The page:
MIAMI — A debris purported to be from a large aircraft washed ashore on the French island of Réunion, sparking speculations on the missing Malaysia Airlines flight MH370.

The two-meter-long piece described as a flaperon -the section of the wing that controls the roll and bank of an aircraft, was found yesterday in the morning.

Malaysia Airlines flight 370 was operated by a Boeing 777-200ER when vanished without a trace en route from Kuala Lumpur to Beijing on March 8th, 2014 while overflying the South China Sea, approximately 40 minutes after takeoff. 12 Malaysian crew members and 227 passengers from 15 nations were aboard.

Despite the efforts in the largest and most expensive search in aviation history, there has been no confirmation of any debris, resulting in a myriad of theories about its disappearance.

Boeing, manufacturer of the missing airliner, has declined to comment about the images disclosed, and directed all consults to the investigators in charge. However, they remain committed “to supporting the MH370 investigation and the search for the airplane. We continue to share our technical expertise and analysis. Our goal, along with the entire global aviation industry, continues to be not only to find the airplane, but also to determine what happened – and why,” the company said in a statement.

Malaysia Airlines assures that at the moment it would be too premature to speculate about the origins of the so-called flaperon, and confirmed to be working with relevant authorities to confirm whether the debris corresponds to MH370.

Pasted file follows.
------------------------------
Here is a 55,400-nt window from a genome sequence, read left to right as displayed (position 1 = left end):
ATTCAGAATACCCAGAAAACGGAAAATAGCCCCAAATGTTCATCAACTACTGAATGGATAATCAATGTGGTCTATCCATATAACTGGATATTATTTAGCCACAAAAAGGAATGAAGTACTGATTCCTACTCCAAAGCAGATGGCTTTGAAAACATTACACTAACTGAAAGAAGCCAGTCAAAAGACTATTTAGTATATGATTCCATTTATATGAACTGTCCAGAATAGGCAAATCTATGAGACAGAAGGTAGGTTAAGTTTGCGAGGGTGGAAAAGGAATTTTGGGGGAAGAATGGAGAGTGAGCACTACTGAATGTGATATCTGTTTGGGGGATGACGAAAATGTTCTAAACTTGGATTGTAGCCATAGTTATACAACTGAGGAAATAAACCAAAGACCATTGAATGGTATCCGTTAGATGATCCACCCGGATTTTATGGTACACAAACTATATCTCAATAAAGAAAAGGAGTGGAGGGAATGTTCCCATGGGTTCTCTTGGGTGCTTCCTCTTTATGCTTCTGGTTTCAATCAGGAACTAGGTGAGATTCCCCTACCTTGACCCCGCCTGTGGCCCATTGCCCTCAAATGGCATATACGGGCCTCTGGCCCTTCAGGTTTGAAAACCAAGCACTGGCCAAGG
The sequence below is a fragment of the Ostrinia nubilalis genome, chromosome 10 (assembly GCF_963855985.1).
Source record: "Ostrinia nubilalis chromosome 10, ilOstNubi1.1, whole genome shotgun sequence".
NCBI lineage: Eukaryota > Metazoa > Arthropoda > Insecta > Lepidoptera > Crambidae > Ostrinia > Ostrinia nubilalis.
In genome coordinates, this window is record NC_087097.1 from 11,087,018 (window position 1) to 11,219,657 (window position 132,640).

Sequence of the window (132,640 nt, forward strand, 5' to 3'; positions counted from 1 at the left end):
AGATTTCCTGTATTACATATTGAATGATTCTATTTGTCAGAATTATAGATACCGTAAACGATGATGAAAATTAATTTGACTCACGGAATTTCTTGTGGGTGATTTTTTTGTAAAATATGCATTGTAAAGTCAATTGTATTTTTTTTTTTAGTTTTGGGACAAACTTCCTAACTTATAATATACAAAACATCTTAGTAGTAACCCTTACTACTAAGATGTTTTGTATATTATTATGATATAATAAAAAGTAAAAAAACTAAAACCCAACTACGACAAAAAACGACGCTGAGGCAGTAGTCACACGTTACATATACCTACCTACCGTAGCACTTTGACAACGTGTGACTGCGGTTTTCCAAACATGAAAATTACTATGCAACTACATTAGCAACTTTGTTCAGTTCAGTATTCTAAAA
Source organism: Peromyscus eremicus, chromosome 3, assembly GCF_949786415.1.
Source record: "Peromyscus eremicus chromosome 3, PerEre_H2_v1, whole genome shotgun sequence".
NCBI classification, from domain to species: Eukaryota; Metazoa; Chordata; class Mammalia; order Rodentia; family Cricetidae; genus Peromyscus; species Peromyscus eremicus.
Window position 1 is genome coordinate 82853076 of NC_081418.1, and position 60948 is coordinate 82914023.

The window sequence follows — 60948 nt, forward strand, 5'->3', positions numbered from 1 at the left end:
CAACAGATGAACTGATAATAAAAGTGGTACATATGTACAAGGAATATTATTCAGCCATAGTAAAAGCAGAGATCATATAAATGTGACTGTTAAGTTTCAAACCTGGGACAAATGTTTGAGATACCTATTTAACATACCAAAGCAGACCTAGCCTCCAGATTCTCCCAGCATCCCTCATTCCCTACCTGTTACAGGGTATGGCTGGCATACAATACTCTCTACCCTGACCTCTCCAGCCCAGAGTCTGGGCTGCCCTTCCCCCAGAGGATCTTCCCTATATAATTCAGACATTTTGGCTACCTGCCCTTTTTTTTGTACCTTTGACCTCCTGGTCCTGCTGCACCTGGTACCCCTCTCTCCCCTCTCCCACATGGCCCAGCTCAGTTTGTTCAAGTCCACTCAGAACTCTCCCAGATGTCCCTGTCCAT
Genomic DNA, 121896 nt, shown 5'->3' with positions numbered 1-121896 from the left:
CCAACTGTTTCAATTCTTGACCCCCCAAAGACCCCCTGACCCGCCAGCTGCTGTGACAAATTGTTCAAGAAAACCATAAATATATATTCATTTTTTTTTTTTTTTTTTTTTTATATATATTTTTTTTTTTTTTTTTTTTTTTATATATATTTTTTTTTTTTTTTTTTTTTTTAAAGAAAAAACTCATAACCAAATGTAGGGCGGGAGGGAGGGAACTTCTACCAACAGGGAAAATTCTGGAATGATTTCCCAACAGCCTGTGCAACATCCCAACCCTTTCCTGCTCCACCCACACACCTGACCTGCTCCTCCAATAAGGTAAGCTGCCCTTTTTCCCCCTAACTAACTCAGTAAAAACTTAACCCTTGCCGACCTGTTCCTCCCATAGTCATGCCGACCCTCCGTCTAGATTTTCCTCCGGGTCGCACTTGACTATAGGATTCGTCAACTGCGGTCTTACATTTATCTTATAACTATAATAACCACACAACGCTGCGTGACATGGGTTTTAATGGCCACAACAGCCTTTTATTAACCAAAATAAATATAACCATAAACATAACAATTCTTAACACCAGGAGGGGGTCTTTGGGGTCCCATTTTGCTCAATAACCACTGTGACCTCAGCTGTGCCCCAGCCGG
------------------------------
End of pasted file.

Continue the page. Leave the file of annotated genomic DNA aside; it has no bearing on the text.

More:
The Australian Transport Safety Bureau (ATSB) has issued an statement, assuring “the debris is being examined by experts to determine its origin. Malaysia is responsible for the investigation and is managing this examination with the assistance of Boeing, the BEA (French Bureau of Enquiry and Analysis for Civil Aviation Safety), the National Transportation Safety Bureau (US) and the Australian Transport Safety Bureau. 

In the event that the wreckage is identified as being from MH370 on La Reunion Island, it would be consistent with other analysis and modelling that the resting place of the aircraft is in the southern Indian Ocean” the Bureau commented.

Malaysia’s Prime Minister Najib Razak informed that the piece will be shipped to BEA’s office in Toulouse wherein it will be assessed to confirm if corresponds to a 777. Simultaneously, a second Malaysian team is traveling to where the debris was found on Réunion.

“As soon as we have more information or any verification we will make it public. We have had many false alarms before, but for the sake of the families who have lost loved ones, and suffered such heartbreaking uncertainty, I pray that we will find out the truth so that they may have closure and peace” Razak stated.

A long way ahead

Even if authorities confirm that the flaperon corresponds to Malaysia AIrlines Flight MH370 jetliner, the resolution is far from over. A forensic examination of the piece might give clues on how the aircraft impacted the ocean, and its location may help investigators and experts to calculate sea currents, time and distances to trace back to the main wreckage site -a colossal, time-consuming and expensive task with an uncertain outcome.